Yankees beat Red Sox 4-1 in 16-inning duel after tying it in 9th

BOSTON — It was just your typically wild Yankees-Red Sox affair at Fenway Park on Saturday afternoon.

It featured a stellar pitchers’ duel between Chris Sale and Luis Severino; a stunning game-tying solo shot by Matt Holliday off Craig Kimbrel that went over the Green Monster in the ninth inning; and the home team playing the game under protest due to a wacky play in extras.

The Yankees eventually won 4-1 in 16 innings. The marathon took 5 hours, 50 minutes. The teams combined to use 16 pitchers and throw 512 pitches.

Didi Gregorius and Austin Romine put the Bombers in front with consecutive RBI singles. Gary Sanchez added a sacrifice fly. Jacoby Ellsbury had led off the frame with a double to left, and Chase Headley followed with a single to center, setting up a three-run 16th against Doug Fister.

It was a much-needed victory for the Yankees, who had suffered a demoralizing loss on Friday night in which Aroldis Chapman blew the save and the game. The Bombers are now 3.5 games back of the Red Sox in the AL East. They are 8-19 since starting 38-23.

No more than 7 images from any single MLB game, workout, activity or event may be used (including online and on apps) while that game, activity or event is in progress.

Matt Holliday’s solo home run in the ninth inning tied the game at 1-1.

(Rich Gagnon/Getty Images)

Sale was his typically dominant self against the Yankees. The 28-year-old All-Star yielded just three hits, walked two and struck out 13 over 7.2 shutout innings.

In 13 career games against the Bombers, Sale owns a 1.17 ERA — the lowest for any pitcher in the last 100 years (min. 60 IP). It was his 13th double-digit strikeout performance of the season.

Severino was also terrific — his second brilliant start in Boston in 2017 — allowing just one run on four hits in seven innings.

The Red Sox played the game under protest due to a crazy play in the 11th in which Holliday did some of the strangest baserunning you will ever see. Boston felt he should’ve been called out for interference on Jacoby Ellsbury’s fielder’s choice grounder, but the play ultimately stood as called following a 4:59 delay.

Chris Sale pitched 7 2/3 scoreless innings with 13 strikeouts Saturday.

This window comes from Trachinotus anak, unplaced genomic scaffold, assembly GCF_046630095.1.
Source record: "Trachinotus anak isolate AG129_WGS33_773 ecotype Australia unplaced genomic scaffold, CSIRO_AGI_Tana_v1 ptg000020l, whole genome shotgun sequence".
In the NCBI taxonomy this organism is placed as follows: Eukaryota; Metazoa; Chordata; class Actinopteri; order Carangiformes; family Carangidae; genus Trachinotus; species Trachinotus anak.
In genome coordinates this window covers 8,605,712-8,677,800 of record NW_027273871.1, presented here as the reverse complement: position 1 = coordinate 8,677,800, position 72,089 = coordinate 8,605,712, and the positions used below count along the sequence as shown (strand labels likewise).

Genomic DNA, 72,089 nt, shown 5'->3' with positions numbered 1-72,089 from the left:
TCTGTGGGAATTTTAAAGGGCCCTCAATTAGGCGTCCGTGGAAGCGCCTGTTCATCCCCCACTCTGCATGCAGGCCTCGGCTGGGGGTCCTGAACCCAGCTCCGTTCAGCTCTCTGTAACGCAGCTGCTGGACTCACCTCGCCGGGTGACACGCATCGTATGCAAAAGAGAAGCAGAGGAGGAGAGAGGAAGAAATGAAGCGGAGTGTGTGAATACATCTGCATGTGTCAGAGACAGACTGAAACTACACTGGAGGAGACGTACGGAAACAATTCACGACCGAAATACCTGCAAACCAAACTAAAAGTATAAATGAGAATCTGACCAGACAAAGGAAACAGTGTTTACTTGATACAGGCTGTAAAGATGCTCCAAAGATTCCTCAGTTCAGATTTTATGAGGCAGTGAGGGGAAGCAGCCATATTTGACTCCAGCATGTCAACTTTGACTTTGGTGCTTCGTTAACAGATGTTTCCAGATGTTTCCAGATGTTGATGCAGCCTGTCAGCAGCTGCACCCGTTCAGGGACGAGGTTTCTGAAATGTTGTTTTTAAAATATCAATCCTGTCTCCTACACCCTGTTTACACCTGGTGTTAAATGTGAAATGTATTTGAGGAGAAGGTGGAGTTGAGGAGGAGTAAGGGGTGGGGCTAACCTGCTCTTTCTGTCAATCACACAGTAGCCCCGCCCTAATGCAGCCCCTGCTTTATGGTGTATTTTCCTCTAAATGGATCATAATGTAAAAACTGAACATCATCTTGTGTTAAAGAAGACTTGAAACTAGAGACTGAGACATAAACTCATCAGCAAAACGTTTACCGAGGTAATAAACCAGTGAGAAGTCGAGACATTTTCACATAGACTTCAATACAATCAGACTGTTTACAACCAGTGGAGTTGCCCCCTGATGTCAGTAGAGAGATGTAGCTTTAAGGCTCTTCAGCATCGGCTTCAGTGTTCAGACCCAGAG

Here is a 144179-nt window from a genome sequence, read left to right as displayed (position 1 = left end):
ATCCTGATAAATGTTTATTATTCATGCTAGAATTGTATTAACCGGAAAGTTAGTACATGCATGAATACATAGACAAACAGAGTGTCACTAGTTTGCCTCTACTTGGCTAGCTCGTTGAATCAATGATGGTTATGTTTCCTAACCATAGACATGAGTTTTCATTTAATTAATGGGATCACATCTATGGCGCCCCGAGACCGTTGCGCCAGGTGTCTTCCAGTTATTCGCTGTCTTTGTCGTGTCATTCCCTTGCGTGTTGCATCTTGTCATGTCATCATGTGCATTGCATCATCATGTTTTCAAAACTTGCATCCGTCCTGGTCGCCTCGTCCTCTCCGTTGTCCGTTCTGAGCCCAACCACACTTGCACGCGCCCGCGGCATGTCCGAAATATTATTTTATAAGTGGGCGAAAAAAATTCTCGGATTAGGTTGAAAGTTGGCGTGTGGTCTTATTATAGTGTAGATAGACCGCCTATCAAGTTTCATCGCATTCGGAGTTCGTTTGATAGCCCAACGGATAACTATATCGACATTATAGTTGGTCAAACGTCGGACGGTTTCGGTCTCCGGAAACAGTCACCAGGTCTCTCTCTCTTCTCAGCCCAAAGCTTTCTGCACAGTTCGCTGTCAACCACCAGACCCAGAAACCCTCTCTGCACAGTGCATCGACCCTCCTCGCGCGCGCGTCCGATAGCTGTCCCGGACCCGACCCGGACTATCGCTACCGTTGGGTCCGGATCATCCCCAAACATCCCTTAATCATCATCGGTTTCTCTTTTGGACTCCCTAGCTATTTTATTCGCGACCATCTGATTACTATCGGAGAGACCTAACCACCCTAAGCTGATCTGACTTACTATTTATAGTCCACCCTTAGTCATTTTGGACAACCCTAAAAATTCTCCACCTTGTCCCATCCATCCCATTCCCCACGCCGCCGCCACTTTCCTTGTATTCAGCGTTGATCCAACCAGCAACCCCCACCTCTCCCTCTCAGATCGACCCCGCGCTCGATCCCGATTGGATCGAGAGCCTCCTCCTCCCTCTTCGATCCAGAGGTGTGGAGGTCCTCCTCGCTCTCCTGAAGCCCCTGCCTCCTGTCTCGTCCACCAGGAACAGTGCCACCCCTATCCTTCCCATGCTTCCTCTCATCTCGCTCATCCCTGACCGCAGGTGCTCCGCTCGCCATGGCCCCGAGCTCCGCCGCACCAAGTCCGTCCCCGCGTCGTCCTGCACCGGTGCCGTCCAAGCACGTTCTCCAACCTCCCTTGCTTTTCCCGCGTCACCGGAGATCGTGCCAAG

Chris Sale pitched 7 2/3 scoreless innings with 13 strikeouts Saturday.

(Michael Dwyer/AP)

Yankees’ relievers combined to throw nine scoreless innings.

PLAY OF THE GAME

It’s not going to get any nastier than the backfoot slider Chris Sale used to strike out Gary Sanchez in the first inning. The break on the pitch was silly. Remember, the White Sox had asked for Sanchez in their trade talks with the Yankees about Sale.

TURNING POINT

Matt Holliday blasted a 443-foot game-tying solo homer off Craig Kimbrel leading off the ninth. It was his 16th of the year and absolutely stunned the sellout crowd. It was also Kimbrel’s first blown save at home.

PLAYER OF THE GAME

Chris Sale. In fact, John Farrell was booed when he came to the mound to get Sale after he recorded his second strikeout of Gary Sanchez — and 13th overall — on his season-high 118th pitch of the day.

No more than 7 images from any single MLB game, workout, activity or event may be used (including online and on apps) while that game, activity or event is in progress.

Aaron Judge’s bat was quiet Saturday.

(Rich Gagnon/Getty Images)

STAT OF THE GAME

The Yankees are the only team in baseball that has yet to be shutout this season.

UNSUNG HERO

Starlin Castro (hamstring) returned from the disabled list and reached base twice against Chris Sale (double, walk). Castro also made a brilliant tag to retire potential base-stealer Tzu-Wei Lin in the eighth.

MIA

Aaron Judge went 0-for-6 with two walks and is still in search of his first second-half hit. Ronald Torreyes’ terrible series continued. He went 0-for-6 with a sacrifice bunt and didn’t hustle on a 12th-inning bunt that became a doubleplay.

UP NEXT

Sunday at Boston, 1:05 p.m. (Game 1) CC Sabathia (7-3, 3.81 ERA) vs. Rick Porcello (4-11, 4.75), 8:05 p.m. (Game 2) Masahiro Tanaka (7-8, 5.47 ERA) vs. David Price (4-2, 3.91)

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